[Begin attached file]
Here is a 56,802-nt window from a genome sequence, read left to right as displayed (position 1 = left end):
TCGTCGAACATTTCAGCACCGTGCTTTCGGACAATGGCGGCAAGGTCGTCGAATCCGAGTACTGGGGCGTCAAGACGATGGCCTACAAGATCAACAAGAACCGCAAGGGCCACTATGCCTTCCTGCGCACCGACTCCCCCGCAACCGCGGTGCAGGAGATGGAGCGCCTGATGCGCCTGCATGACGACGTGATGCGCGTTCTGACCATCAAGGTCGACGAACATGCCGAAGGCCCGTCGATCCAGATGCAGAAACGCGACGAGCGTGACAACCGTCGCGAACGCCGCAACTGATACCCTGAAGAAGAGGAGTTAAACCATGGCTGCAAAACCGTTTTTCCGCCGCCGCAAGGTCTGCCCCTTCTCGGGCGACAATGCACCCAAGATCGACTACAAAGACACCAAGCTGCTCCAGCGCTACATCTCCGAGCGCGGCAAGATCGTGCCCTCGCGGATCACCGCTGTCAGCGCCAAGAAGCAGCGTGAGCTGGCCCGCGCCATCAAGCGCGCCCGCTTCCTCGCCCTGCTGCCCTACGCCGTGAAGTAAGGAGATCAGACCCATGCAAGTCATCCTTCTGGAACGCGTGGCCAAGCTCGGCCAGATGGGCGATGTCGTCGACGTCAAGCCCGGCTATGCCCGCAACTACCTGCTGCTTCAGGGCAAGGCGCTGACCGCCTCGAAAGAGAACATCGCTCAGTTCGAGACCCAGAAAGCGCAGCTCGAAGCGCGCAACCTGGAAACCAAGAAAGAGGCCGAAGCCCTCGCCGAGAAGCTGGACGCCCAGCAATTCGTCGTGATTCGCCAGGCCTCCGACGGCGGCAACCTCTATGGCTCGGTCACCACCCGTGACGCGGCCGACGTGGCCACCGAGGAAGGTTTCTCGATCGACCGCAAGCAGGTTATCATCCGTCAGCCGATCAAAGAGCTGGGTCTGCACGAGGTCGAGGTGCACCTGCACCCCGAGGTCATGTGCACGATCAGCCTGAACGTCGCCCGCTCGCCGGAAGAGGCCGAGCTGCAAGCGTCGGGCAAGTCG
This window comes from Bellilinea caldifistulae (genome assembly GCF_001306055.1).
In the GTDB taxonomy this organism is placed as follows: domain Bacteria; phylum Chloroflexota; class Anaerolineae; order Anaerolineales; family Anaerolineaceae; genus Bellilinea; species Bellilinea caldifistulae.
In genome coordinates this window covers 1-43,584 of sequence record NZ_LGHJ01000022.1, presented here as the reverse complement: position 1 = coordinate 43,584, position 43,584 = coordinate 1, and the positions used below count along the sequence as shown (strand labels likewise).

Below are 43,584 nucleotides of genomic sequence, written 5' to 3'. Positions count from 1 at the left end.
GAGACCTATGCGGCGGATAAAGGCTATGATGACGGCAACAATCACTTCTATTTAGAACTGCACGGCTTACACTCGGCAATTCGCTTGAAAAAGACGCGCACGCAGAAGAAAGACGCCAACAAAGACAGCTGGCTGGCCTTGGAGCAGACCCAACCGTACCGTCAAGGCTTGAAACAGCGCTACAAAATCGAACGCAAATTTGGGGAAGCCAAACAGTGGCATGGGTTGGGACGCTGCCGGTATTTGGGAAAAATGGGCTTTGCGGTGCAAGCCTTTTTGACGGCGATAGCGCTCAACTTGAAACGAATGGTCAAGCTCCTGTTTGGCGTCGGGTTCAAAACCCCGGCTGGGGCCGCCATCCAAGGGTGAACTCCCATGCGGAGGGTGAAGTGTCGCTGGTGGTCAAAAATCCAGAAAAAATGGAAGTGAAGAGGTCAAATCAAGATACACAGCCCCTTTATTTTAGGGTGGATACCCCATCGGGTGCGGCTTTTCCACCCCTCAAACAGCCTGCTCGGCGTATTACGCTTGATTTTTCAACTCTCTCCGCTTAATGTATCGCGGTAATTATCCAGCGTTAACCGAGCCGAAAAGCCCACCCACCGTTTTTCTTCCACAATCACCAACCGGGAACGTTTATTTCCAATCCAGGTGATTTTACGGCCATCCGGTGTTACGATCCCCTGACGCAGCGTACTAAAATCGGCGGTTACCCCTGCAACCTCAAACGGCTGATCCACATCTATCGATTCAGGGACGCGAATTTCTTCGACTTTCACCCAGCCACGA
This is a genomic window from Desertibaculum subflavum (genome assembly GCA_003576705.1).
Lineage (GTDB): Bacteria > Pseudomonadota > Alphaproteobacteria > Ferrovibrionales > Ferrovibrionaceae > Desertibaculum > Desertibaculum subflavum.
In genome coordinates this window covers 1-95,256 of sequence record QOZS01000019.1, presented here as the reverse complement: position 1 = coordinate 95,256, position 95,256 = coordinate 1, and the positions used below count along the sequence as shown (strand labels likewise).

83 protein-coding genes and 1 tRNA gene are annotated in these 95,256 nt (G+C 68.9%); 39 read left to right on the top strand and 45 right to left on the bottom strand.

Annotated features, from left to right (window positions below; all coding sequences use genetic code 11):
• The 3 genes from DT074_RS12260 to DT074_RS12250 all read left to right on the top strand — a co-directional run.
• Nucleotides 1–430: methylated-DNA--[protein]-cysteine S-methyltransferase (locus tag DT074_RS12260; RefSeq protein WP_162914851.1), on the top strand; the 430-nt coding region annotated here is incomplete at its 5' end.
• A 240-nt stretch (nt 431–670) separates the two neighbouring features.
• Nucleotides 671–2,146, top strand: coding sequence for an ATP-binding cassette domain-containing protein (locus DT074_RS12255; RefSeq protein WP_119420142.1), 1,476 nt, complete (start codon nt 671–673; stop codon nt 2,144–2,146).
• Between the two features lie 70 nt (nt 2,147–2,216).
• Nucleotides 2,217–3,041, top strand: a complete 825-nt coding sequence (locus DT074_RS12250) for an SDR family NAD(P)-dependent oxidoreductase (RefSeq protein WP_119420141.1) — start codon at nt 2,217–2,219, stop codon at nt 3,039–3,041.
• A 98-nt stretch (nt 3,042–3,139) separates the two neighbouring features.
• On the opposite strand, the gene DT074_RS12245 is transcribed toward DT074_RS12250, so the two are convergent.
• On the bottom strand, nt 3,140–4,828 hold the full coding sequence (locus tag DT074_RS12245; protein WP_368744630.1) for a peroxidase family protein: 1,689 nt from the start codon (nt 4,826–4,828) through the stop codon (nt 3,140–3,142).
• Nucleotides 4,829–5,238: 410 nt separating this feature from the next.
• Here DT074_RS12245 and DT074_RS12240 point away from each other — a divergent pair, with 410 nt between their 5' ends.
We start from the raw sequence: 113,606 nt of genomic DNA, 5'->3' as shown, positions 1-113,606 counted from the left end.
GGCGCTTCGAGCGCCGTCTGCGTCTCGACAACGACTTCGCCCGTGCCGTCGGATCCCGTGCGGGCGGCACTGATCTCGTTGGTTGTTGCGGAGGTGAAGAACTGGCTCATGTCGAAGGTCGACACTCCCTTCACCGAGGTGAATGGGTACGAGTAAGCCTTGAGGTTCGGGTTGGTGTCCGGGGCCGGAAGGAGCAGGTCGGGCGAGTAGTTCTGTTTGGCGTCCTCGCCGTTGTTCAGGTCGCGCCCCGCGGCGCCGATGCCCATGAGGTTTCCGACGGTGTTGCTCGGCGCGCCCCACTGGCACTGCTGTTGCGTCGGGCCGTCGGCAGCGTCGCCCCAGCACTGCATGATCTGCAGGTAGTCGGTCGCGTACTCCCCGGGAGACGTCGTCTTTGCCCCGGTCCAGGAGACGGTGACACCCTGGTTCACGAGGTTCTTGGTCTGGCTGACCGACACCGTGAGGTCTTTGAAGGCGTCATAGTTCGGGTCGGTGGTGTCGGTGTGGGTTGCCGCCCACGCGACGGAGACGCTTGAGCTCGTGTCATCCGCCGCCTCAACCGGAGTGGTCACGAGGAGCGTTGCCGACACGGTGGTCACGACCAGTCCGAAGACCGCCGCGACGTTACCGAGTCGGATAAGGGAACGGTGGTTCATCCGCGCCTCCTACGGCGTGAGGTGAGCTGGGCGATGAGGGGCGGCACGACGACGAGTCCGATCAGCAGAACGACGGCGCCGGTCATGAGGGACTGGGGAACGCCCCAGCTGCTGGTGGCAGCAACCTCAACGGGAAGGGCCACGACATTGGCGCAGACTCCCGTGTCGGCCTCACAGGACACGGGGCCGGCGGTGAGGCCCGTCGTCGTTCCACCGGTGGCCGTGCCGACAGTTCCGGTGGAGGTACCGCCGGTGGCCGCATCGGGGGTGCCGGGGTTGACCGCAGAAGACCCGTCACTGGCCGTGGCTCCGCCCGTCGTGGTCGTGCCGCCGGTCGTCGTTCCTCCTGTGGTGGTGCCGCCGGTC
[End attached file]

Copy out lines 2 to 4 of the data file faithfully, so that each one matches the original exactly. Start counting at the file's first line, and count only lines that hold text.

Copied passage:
TCGTCGAACATTTCAGCACCGTGCTTTCGGACAATGGCGGCAAGGTCGTCGAATCCGAGTACTGGGGCGTCAAGACGATGGCCTACAAGATCAACAAGAACCGCAAGGGCCACTATGCCTTCCTGCGCACCGACTCCCCCGCAACCGCGGTGCAGGAGATGGAGCGCCTGATGCGCCTGCATGACGACGTGATGCGCGTTCTGACCATCAAGGTCGACGAACATGCCGAAGGCCCGTCGATCCAGATGCAGAAACGCGACGAGCGTGACAACCGTCGCGAACGCCGCAACTGATACCCTGAAGAAGAGGAGTTAAACCATGGCTGCAAAACCGTTTTTCCGCCGCCGCAAGGTCTGCCCCTTCTCGGGCGACAATGCACCCAAGATCGACTACAAAGACACCAAGCTGCTCCAGCGCTACATCTCCGAGCGCGGCAAGATCGTGCCCTCGCGGATCACCGCTGTCAGCGCCAAGAAGCAGCGTGAGCTGGCCCGCGCCATCAAGCGCGCCCGCTTCCTCGCCCTGCTGCCCTACGCCGTGAAGTAAGGAGATCAGACCCATGCAAGTCATCCTTCTGGAACGCGTGGCCAAGCTCGGCCAGATGGGCGATGTCGTCGACGTCAAGCCCGGCTATGCCCGCAACTACCTGCTGCTTCAGGGCAAGGCGCTGACCGCCTCGAAAGAGAACATCGCTCAGTTCGAGACCCAGAAAGCGCAGCTCGAAGCGCGCAACCTGGAAACCAAGAAAGAGGCCGAAGCCCTCGCCGAGAAGCTGGACGCCCAGCAATTCGTCGTGATTCGCCAGGCCTCCGACGGCGGCAACCTCTATGGCTCGGTCACCACCCGTGACGCGGCCGACGTGGCCACCGAGGAAGGTTTCTCGATCGACCGCAAGCAGGTTATCATCCGTCAGCCGATCAAAGAGCTGGGTCTGCACGAGGTCGAGGTGCACCTGCACCCCGAGGTCATGTGCACGATCAGCCTGAACGTCGCCCGCTCGCCGGAAGAGGCCGAGCTGCAAGCGTCGGGCAAGTCG
This window comes from Bellilinea caldifistulae (genome assembly GCF_001306055.1).
In the GTDB taxonomy this organism is placed as follows: domain Bacteria; phylum Chloroflexota; class Anaerolineae; order Anaerolineales; family Anaerolineaceae; genus Bellilinea; species Bellilinea caldifistulae.